Celgene clearly isn’t waiting in limbo to see when, or if, the big Bristol-Myers Squibb deal will go through. It’s still executing deals, and the R&D side of the business has just enlisted one of the more prominent AI players to go to work on a trio of new drug projects in oncology and immunology. They’re paying $25 million up front to get the tech party started.

Celgene, a top 15 R&D group worldwide by research budget, tied up with Exscientia in Oxford, UK for the work. We aren’t getting any specifics about the targets, but the company is exploring AI to see how it lives up to the emerging field’s big boast: That they can deliver new drugs for human testing faster and more accurately than the standard industry approach the big players have been using. In Celgene’s case, that would commonly mean going out and doing a discovery deal with a biotech, but the majors also have their own in-house operations.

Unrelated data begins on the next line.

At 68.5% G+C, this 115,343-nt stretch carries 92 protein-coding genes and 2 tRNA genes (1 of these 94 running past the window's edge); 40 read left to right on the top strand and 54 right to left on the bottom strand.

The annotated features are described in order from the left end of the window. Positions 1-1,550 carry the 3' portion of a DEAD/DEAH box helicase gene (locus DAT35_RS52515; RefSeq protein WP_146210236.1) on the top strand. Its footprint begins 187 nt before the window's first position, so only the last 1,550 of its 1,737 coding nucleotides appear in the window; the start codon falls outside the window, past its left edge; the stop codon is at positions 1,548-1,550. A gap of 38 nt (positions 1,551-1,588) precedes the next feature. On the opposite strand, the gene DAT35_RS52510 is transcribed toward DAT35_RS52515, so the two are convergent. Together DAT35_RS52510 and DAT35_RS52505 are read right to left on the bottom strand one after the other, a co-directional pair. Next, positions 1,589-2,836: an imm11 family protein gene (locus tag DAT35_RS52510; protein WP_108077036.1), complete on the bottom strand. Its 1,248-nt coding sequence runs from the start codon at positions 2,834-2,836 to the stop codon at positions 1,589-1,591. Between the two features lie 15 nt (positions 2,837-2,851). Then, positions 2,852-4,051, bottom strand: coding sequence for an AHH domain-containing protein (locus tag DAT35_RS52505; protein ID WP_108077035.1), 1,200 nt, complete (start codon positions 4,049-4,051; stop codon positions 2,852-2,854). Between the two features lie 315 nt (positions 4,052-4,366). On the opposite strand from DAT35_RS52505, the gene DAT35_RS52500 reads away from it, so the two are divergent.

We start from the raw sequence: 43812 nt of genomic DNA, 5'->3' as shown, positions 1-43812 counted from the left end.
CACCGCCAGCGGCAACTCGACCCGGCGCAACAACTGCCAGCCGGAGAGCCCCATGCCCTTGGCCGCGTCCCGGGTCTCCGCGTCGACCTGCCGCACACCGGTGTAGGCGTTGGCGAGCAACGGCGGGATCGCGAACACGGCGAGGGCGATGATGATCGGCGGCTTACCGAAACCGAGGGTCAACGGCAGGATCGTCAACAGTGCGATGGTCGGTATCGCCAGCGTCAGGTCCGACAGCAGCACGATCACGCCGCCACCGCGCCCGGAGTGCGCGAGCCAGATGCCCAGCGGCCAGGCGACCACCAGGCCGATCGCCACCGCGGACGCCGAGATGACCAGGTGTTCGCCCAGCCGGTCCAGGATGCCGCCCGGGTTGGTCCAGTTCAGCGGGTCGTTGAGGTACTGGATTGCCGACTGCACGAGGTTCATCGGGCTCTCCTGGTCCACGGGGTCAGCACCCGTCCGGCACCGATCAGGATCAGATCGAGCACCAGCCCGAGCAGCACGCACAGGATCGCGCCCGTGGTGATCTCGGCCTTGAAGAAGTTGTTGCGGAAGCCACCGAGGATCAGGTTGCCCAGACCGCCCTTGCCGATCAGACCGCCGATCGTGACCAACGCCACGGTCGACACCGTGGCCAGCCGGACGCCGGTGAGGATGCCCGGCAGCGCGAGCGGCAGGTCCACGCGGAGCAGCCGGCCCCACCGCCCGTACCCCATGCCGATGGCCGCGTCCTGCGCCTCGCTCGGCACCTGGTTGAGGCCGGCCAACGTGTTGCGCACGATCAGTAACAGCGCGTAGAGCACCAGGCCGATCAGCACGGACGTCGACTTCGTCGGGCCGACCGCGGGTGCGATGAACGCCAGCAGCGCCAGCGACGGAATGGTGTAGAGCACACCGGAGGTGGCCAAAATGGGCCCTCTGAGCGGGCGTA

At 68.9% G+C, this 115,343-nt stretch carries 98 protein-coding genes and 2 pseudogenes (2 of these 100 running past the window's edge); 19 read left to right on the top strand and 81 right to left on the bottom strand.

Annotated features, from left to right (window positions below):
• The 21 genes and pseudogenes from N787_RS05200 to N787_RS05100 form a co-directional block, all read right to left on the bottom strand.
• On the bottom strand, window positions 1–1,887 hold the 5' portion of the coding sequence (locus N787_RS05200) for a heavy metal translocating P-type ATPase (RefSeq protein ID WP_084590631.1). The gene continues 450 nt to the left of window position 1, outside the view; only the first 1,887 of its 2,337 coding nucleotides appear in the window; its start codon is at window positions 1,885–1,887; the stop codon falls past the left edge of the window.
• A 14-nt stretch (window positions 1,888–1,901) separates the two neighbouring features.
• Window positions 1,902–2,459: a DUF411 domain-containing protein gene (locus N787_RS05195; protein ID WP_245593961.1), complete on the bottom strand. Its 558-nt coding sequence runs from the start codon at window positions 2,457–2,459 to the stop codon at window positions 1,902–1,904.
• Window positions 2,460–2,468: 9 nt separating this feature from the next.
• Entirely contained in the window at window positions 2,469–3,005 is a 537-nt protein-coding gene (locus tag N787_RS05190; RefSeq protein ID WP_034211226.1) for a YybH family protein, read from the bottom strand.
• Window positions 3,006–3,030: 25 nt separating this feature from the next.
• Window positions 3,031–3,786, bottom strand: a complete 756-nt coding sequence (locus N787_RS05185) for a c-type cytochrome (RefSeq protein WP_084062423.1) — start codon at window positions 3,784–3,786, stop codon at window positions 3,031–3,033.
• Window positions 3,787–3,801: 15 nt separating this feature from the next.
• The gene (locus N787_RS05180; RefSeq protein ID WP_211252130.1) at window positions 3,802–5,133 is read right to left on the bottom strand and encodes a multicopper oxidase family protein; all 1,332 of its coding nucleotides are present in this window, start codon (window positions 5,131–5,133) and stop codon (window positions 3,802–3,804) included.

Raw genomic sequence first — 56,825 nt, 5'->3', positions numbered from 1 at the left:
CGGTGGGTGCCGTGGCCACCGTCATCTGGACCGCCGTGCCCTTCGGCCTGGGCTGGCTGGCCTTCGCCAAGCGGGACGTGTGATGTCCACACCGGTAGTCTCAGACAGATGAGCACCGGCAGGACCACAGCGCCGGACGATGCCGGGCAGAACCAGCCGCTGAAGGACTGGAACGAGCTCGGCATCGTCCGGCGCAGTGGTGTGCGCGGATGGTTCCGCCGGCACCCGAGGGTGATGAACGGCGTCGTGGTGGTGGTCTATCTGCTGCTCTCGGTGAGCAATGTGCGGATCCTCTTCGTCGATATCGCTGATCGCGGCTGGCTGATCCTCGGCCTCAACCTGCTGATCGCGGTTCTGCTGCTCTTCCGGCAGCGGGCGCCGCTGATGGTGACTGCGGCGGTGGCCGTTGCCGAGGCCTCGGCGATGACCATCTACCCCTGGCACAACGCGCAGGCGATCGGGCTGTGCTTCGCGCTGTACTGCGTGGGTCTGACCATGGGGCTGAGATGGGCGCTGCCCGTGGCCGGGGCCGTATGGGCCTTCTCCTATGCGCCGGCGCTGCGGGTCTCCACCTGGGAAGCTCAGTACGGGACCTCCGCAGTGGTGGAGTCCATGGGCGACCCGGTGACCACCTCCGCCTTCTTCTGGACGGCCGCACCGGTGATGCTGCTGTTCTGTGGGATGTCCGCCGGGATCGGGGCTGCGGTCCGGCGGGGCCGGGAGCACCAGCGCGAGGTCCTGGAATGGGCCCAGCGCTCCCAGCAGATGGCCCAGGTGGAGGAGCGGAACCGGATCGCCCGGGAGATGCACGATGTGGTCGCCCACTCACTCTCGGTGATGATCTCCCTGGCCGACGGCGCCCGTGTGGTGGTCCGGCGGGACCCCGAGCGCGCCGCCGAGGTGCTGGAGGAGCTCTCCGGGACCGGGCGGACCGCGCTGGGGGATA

Agenus touts blockchain tech to roll out new ‘dig­i­tal se­cu­ri­ty’ for its PD-1, but will it work?

Beset with setbacks, a once cash-poor Agenus had something to cheer late last year when behemoth Gilead signed on as a partner on up to five of its immuno-oncology programs. On Tuesday, the biotech offered investors an intriguing proposal: fund the development of a single drug, while preserving shareholder equity.

In perhaps the first instance of a biopharma company conducting such a ‘digital security’ offering, Agenus said it was launching a token  designed to enable qualified investors to directly invest in a single biotech product – in this case, the tokens issued will represent a portion of potential future US sales of AGEN2034, Agenus’ late-stage anti-PD-1 antibody.